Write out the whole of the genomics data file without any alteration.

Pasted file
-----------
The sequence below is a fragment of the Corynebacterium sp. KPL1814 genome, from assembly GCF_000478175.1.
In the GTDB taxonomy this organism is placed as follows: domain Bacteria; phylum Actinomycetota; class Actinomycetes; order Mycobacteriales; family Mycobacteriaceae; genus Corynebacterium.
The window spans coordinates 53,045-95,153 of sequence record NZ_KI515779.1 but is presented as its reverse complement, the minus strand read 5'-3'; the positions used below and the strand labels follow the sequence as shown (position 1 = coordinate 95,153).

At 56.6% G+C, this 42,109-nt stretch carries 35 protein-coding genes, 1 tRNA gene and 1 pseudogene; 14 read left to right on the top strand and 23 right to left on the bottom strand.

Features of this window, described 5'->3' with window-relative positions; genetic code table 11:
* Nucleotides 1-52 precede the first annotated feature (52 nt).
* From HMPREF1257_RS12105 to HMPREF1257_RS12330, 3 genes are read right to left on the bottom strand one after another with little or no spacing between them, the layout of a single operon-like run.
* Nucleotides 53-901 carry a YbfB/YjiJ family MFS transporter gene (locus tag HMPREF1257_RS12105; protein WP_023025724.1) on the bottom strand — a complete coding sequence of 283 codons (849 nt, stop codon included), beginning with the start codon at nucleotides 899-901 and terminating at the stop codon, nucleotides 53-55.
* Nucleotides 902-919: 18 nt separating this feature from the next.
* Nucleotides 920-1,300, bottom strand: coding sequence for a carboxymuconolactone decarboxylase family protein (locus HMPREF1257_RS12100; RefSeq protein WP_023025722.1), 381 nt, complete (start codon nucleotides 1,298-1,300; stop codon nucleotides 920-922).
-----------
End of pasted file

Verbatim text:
The sequence below is a fragment of the Corynebacterium sp. KPL1814 genome, from assembly GCF_000478175.1.
In the GTDB taxonomy this organism is placed as follows: domain Bacteria; phylum Actinomycetota; class Actinomycetes; order Mycobacteriales; family Mycobacteriaceae; genus Corynebacterium.
The window spans coordinates 53,045-95,153 of sequence record NZ_KI515779.1 but is presented as its reverse complement, the minus strand read 5'-3'; the positions used below and the strand labels follow the sequence as shown (position 1 = coordinate 95,153).

At 56.6% G+C, this 42,109-nt stretch carries 35 protein-coding genes, 1 tRNA gene and 1 pseudogene; 14 read left to right on the top strand and 23 right to left on the bottom strand.

Features of this window, described 5'->3' with window-relative positions; genetic code table 11:
* Nucleotides 1-52 precede the first annotated feature (52 nt).
* From HMPREF1257_RS12105 to HMPREF1257_RS12330, 3 genes are read right to left on the bottom strand one after another with little or no spacing between them, the layout of a single operon-like run.
* Nucleotides 53-901 carry a YbfB/YjiJ family MFS transporter gene (locus tag HMPREF1257_RS12105; protein WP_023025724.1) on the bottom strand — a complete coding sequence of 283 codons (849 nt, stop codon included), beginning with the start codon at nucleotides 899-901 and terminating at the stop codon, nucleotides 53-55.
* Nucleotides 902-919: 18 nt separating this feature from the next.
* Nucleotides 920-1,300, bottom strand: coding sequence for a carboxymuconolactone decarboxylase family protein (locus HMPREF1257_RS12100; RefSeq protein WP_023025722.1), 381 nt, complete (start codon nucleotides 1,298-1,300; stop codon nucleotides 920-922).